At The Moment, College is Hardly Worth It


(Andrew Rossi/Courtesy of Sundance Institute)


(Courtesy Andrew Rossi via Sundance Institute)

Imagine being paid not to go to college: it may sound strange, but for some people, it’s a reality. PayPal founder Peter Thiel gave 24 entrepreneurs a hefty sum of $100,000 to drop out or skip it altogether and chase their dreams. The American dream nowadays tends to involve the basic logic of “get a college degree so you can get a good job,” but with large and ever increasing tuitions and expensive textbooks hanging over the heads of potential students, this dream is becoming more and more unattainable. 

This is the subject of Andrew Rossi’s new documentary, “The Ivory Tower.”  The decision to make a film about the costs of college came from the knowledge that student loan debt was now well into the trillions. Rossi aims specifically to discuss whether or not college is worth it—in the face of the enormous price tag and even bigger resulting debt. We at Fordham feel this too: when that $60,000 dollar bill comes in, some of us undoubtedly wonder whether or not coming here is worth the trouble (I know I have). More and more frequently, students are forced to give up pursuing a dream school because of a tuition bill that costs upwards of tens of thousands of dollars a year.

It’s a stressful time for a college student, and I think that it’s understandable that many are opting out of the process altogether. There’s not much of a point in engaging in a process that’s just going to get you into massive debt and not even guarantee you a job. Then, of course, there’s the necessity of the education as a whole. I may be studying art here at Fordham, but I know that plenty of the big names in the visual arts career field became successful by independently studying, i.e. not going broke to take lessons in an art school. This obviously isn’t the case for every field—you can’t become a doctor without a medical license—but it’s a discouraging new reality for places like liberal arts schools. College students all over the nation can be seen trying to find ways to pay their tuition—asking for donations online, taking commission work and the usual part-time job. But a part time job, especially with a measly minimum wage, is hardly going to relieve, say, a year at Fordham (which can clock in at about $50,000, give or take).

The issue of tuition is one that plagues the minds of many American students, and for good reason. In practically every other country in the world, the price of a college education is nowhere near as steep—and is often free. However, U.S. students don’t get to reap the benefit of low tuitions or no tuitions abroad: we pay a high international price, which, coupled with the high cost of travel and the lack of aid from the U.S. government, means a tuition bill that is even higher than one we would incur at home.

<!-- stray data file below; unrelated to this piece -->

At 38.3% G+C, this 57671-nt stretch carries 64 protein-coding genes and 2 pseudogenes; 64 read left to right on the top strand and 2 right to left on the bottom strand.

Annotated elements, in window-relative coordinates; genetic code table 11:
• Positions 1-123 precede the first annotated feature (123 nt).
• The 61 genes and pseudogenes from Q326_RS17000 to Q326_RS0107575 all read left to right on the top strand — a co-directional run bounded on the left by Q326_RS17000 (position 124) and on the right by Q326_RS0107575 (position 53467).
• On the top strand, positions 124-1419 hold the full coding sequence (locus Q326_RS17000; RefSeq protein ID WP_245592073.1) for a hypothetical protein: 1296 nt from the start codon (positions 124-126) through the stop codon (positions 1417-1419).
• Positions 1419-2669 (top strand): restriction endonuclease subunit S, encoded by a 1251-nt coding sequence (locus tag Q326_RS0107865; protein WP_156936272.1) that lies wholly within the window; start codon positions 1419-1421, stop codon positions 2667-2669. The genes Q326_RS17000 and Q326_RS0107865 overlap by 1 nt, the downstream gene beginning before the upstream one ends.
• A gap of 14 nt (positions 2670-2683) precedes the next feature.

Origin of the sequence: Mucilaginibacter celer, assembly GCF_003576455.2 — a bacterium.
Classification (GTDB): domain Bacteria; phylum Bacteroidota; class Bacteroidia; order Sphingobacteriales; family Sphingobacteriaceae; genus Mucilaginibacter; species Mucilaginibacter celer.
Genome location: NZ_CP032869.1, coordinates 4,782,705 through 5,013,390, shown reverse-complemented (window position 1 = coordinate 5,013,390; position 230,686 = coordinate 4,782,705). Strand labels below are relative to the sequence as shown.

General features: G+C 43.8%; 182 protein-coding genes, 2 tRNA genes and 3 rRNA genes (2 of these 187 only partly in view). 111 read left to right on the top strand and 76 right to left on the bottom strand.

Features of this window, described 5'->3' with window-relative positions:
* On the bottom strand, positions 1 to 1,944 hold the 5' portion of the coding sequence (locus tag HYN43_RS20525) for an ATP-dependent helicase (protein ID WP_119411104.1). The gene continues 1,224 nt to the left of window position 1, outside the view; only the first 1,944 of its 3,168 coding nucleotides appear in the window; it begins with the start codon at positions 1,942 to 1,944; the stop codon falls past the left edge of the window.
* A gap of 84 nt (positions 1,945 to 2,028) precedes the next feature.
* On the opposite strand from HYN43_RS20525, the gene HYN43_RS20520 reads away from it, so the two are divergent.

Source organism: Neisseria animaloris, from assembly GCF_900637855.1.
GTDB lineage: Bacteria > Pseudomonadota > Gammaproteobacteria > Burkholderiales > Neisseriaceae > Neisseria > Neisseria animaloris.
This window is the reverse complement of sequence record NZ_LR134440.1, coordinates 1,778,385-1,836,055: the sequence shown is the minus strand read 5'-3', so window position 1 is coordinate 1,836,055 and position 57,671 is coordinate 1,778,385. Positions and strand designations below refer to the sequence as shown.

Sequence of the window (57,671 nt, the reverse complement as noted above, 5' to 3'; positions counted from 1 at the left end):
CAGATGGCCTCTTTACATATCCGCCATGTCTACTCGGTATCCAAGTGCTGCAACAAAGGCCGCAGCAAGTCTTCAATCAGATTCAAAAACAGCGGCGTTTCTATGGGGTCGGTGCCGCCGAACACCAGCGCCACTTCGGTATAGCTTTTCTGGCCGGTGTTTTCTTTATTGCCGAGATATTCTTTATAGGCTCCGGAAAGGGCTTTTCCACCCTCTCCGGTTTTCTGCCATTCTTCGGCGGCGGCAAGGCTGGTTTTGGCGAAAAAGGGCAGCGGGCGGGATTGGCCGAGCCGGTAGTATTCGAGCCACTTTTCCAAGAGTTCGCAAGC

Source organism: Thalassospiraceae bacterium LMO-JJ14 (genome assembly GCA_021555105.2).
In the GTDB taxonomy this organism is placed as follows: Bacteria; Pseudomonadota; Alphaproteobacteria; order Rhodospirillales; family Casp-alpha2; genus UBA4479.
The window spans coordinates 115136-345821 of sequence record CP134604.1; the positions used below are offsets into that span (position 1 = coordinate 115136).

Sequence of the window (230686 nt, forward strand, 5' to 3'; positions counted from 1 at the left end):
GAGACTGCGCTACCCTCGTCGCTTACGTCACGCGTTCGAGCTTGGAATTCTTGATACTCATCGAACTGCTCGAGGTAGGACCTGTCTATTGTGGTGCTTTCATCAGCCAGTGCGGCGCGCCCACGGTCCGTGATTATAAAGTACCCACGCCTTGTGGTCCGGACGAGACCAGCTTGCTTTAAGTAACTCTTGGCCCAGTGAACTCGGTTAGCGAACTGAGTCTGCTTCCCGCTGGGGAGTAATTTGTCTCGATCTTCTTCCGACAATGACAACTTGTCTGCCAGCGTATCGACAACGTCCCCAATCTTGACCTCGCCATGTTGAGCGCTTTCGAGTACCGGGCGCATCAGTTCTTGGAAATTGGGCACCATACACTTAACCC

The only option left is perhaps to simply be thrust into the career field—hoping that a high school education is enough for success. Neither of these choices is palatable, making the situation all the more troublesome: this choice between debt or a major gamble is not what this and future generations deserve. American students are being faced with a proverbial forked road, and a tough one at that. The decisions seem to come down to going to college and potentially being bogged down with debt for decades to come or avoiding college altogether and hoping for the best. In my opinion, this should not be the case. People shouldn’t have to worry about lifelong debt just to get educated. 

Here at Fordham, there are times when I’m barely scraping by, and I know many other students who are in the same boat as me. Every year, I dread the letters bearing the expensive bill and every time my family decides it’s best for me to follow through and get my diploma. But the cost hangs over our heads, and I often wonder if it’s really fair for my middle class family to drown in debt and loans for years to come just for four years of good schooling. Not everyone graduating from Fordham is going to become a millionaire—so the question is, why should we have to pay as if we are, especially when top universities in other nations have their students paying so much less? Financial aid and a few scholarships can only get you so far if every circumstance is not in your favor—grades, affluence, place of residence and so on. Higher education shouldn’t feel like a gamble, and yet it does now more than ever. And in New York City, where the price tag is always an expensive one, the feeling is all the more palpable.

But at this point, it seems college isn’t really worth all the effort that it once was. Politicians such as President Barack Obama and Senator Elizabeth Warren are debating merely lifting a bit of the weight off students. If someone wants to go to a private school and not go into debt, they’d better hope for a good financial aid package or a full bank account. At the moment, the best bet is either the cheaper public option—or not bothering with college at all.